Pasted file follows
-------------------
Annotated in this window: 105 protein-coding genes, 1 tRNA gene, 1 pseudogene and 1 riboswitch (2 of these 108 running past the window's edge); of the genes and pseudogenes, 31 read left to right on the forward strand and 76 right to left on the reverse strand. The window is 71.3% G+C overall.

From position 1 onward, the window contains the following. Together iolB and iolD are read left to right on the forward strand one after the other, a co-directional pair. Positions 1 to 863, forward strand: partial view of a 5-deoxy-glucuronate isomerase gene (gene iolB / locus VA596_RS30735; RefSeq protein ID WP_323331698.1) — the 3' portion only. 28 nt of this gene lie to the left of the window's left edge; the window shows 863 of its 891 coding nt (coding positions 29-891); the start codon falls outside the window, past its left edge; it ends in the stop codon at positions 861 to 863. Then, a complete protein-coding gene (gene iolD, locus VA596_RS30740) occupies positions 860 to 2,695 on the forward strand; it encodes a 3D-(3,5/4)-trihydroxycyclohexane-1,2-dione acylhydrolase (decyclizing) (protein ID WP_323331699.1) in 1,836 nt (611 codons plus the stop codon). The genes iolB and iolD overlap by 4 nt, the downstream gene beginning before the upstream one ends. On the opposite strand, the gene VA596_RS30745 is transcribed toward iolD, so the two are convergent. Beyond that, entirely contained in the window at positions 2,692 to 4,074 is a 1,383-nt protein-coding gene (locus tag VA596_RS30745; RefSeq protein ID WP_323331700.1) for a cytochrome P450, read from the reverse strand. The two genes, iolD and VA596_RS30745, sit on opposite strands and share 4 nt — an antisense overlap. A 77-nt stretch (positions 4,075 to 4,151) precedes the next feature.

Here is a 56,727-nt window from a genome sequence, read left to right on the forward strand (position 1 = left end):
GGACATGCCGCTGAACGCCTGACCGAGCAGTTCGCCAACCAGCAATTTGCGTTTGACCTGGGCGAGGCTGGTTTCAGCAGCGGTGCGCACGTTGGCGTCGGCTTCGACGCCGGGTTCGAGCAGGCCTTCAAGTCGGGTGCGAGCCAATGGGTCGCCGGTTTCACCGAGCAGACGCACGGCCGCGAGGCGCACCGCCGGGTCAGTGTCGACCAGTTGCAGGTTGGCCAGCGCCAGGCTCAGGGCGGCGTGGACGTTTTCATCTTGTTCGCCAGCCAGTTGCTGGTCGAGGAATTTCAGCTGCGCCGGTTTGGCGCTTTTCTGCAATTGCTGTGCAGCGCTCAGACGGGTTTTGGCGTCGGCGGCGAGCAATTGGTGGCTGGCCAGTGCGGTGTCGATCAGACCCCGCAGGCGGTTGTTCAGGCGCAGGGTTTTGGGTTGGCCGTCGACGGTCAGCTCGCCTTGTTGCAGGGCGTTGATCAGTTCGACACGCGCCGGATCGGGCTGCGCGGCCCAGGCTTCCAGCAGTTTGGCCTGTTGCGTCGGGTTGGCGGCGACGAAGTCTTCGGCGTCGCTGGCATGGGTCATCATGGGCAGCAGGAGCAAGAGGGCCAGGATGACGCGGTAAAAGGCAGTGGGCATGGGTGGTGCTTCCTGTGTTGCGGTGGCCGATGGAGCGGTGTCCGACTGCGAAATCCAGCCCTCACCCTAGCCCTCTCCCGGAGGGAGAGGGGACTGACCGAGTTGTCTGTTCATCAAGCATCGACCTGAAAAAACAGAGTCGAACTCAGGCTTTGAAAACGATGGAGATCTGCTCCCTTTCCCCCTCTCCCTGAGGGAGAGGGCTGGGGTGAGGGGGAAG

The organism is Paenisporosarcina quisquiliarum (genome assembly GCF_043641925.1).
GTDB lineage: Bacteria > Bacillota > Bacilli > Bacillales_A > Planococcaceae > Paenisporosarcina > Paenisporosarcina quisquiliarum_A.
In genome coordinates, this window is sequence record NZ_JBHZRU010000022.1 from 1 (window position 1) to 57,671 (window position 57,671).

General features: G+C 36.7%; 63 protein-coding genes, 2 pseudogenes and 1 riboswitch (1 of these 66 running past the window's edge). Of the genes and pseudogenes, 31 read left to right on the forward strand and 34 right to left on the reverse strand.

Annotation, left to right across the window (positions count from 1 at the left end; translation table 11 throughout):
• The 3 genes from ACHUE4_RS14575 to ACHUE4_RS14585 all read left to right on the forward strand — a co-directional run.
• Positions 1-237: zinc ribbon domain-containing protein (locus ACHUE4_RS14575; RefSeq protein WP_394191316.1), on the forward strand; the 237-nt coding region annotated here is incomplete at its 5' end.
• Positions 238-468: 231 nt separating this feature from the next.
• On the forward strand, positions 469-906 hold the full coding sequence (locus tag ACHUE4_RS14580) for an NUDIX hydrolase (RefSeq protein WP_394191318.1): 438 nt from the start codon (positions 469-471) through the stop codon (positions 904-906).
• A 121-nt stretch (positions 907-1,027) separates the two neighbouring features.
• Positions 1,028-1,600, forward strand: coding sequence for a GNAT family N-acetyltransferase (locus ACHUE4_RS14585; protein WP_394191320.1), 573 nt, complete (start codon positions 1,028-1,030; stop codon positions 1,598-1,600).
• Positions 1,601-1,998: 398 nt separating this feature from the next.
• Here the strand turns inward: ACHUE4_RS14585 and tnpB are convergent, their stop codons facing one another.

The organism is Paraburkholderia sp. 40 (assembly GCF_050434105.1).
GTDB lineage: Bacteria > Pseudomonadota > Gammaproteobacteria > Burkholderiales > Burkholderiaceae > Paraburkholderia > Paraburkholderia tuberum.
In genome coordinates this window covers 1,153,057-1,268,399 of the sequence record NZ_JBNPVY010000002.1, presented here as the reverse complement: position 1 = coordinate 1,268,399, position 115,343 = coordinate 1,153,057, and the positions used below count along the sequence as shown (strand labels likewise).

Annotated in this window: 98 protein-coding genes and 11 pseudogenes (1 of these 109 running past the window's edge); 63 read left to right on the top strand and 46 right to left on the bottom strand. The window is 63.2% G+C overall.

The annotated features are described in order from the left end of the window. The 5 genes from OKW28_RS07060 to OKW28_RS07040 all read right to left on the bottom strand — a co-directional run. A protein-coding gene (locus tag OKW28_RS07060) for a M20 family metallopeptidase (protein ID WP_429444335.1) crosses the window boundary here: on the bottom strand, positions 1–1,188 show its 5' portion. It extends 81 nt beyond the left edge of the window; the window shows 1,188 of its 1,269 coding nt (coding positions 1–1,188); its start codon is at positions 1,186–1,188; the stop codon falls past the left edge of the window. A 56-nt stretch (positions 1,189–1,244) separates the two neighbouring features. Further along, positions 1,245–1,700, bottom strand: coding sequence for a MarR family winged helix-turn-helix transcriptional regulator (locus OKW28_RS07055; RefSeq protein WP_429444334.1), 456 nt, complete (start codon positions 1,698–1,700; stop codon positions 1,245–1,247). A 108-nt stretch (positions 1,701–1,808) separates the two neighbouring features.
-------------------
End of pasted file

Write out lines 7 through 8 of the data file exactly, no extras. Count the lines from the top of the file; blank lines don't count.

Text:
In genome coordinates, this window is sequence record NZ_JBHZRU010000022.1 from 1 (window position 1) to 57,671 (window position 57,671).

General features: G+C 36.7%; 63 protein-coding genes, 2 pseudogenes and 1 riboswitch (1 of these 66 running past the window's edge). Of the genes and pseudogenes, 31 read left to right on the forward strand and 34 right to left on the reverse strand.